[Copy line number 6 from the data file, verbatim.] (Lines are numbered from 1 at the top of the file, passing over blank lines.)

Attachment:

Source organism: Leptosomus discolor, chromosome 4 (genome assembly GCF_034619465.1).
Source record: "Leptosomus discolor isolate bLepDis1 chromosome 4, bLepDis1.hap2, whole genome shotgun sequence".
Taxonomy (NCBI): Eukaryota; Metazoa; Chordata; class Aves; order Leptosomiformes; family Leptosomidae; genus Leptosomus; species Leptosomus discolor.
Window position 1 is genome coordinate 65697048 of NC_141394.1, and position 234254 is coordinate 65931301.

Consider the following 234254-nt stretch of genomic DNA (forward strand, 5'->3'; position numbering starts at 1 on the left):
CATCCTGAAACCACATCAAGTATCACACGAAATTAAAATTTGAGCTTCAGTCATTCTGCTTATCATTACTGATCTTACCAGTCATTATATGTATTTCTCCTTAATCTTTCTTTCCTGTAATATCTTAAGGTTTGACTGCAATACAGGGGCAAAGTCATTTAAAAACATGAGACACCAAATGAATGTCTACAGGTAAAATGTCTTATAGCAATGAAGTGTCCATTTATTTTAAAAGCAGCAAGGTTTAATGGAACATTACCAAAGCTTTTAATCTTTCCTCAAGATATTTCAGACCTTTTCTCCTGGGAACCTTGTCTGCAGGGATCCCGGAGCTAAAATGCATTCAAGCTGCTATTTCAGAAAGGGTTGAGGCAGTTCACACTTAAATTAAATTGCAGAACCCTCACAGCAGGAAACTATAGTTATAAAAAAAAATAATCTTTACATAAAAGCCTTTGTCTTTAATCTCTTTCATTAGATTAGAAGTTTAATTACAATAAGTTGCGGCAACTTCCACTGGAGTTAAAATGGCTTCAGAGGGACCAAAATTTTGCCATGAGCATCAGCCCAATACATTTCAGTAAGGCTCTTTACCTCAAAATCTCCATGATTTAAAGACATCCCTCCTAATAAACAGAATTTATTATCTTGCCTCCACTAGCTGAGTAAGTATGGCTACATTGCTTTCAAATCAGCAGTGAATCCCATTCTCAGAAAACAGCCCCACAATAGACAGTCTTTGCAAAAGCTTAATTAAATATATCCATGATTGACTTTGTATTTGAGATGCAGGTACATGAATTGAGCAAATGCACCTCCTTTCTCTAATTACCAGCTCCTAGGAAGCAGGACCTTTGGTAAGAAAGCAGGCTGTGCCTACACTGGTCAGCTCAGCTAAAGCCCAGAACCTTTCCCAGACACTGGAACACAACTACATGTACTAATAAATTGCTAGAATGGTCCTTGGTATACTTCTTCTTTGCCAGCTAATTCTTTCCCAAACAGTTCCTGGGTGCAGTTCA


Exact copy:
CATCCTGAAACCACATCAAGTATCACACGAAATTAAAATTTGAGCTTCAGTCATTCTGCTTATCATTACTGATCTTACCAGTCATTATATGTATTTCTCCTTAATCTTTCTTTCCTGTAATATCTTAAGGTTTGACTGCAATACAGGGGCAAAGTCATTTAAAAACATGAGACACCAAATGAATGTCTACAGGTAAAATGTCTTATAGCAATGAAGTGTCCATTTATTTTAAAAGCAGCAAGGTTTAATGGAACATTACCAAAGCTTTTAATCTTTCCTCAAGATATTTCAGACCTTTTCTCCTGGGAACCTTGTCTGCAGGGATCCCGGAGCTAAAATGCATTCAAGCTGCTATTTCAGAAAGGGTTGAGGCAGTTCACACTTAAATTAAATTGCAGAACCCTCACAGCAGGAAACTATAGTTATAAAAAAAAATAATCTTTACATAAAAGCCTTTGTCTTTAATCTCTTTCATTAGATTAGAAGTTTAATTACAATAAGTTGCGGCAACTTCCACTGGAGTTAAAATGGCTTCAGAGGGACCAAAATTTTGCCATGAGCATCAGCCCAATACATTTCAGTAAGGCTCTTTACCTCAAAATCTCCATGATTTAAAGACATCCCTCCTAATAAACAGAATTTATTATCTTGCCTCCACTAGCTGAGTAAGTATGGCTACATTGCTTTCAAATCAGCAGTGAATCCCATTCTCAGAAAACAGCCCCACAATAGACAGTCTTTGCAAAAGCTTAATTAAATATATCCATGATTGACTTTGTATTTGAGATGCAGGTACATGAATTGAGCAAATGCACCTCCTTTCTCTAATTACCAGCTCCTAGGAAGCAGGACCTTTGGTAAGAAAGCAGGCTGTGCCTACACTGGTCAGCTCAGCTAAAGCCCAGAACCTTTCCCAGACACTGGAACACAACTACATGTACTAATAAATTGCTAGAATGGTCCTTGGTATACTTCTTCTTTGCCAGCTAATTCTTTCCCAAACAGTTCCTGGGTGCAGTTCA